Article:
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    1. Stressful, but somehow it got done!

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  2. Oh my, Susan! My mom used to buy the brown bread in the can at the commissary and that was the only way I knew about this bread. We only could have one can for the whole family so that we all got a piece. And, guess what, my friend? I just so happen to have a few of the one pound coffee cans. Yup, I mix the New Orleans coffee with chickory with regular coffee...Now, I know what to do with them! This looks so good and moist, and that pumpkin butter...WOW! Happy belated Thanksgiving, my dear friend! Lv, me

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    1. I need to make a trip down your way for tin cans--It's probably a secret only known to coffee drinkers where to find them LOL! It certainly was worth all the effort to figure a way to make this and tasted so good with the chowder. Hope you had a Happy Thanksgiving too! XOXO

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  3. Wow, you brought back some memories Susan! I think I have had this brown bread in the can years ago. Loooong time ago! When I started to read your blog post, I thought, this sounds familiar. I think my mom used to buy it. Had to be back in the 60's. Very interesting.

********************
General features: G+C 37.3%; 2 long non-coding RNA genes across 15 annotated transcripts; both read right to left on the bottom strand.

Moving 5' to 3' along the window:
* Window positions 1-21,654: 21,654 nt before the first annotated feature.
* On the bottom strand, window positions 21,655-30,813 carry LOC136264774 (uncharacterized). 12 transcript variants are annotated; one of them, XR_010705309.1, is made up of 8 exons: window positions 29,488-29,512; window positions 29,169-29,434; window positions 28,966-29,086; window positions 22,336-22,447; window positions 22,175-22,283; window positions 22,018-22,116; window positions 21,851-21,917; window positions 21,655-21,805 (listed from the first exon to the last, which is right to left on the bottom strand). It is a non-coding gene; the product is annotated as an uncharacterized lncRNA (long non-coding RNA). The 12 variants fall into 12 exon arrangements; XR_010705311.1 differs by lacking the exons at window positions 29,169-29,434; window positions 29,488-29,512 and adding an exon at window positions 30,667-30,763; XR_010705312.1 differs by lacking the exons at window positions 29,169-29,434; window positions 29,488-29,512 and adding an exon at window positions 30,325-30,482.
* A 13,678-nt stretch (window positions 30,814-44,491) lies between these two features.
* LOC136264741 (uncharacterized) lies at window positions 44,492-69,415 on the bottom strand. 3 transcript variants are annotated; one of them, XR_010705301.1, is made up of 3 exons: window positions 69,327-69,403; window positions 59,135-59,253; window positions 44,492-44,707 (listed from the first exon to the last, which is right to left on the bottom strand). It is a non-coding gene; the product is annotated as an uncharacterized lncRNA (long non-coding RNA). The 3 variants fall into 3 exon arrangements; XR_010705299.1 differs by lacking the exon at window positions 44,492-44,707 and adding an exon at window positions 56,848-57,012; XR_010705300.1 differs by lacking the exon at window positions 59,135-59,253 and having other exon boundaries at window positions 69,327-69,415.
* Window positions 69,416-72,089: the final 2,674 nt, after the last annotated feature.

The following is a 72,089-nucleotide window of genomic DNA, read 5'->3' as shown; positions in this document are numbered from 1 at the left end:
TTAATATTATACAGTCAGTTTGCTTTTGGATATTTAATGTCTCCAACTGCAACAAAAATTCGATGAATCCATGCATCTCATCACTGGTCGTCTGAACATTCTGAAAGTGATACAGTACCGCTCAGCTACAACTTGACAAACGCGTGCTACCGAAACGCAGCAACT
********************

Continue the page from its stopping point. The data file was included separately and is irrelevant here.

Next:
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    1. We had it a lot when we lived in New England; I think the first time was at The Longfellow's Inn in Sudbury, MA. I just love it and will make it again, for sure.

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  4. You have me at pumpkin butter! Love the idea of using empty tins to bake these loaves.

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    1. I made 8 jars the day before Thanksgiving so I could send some to my grandson--he's a little pumpkin like his mama was:-D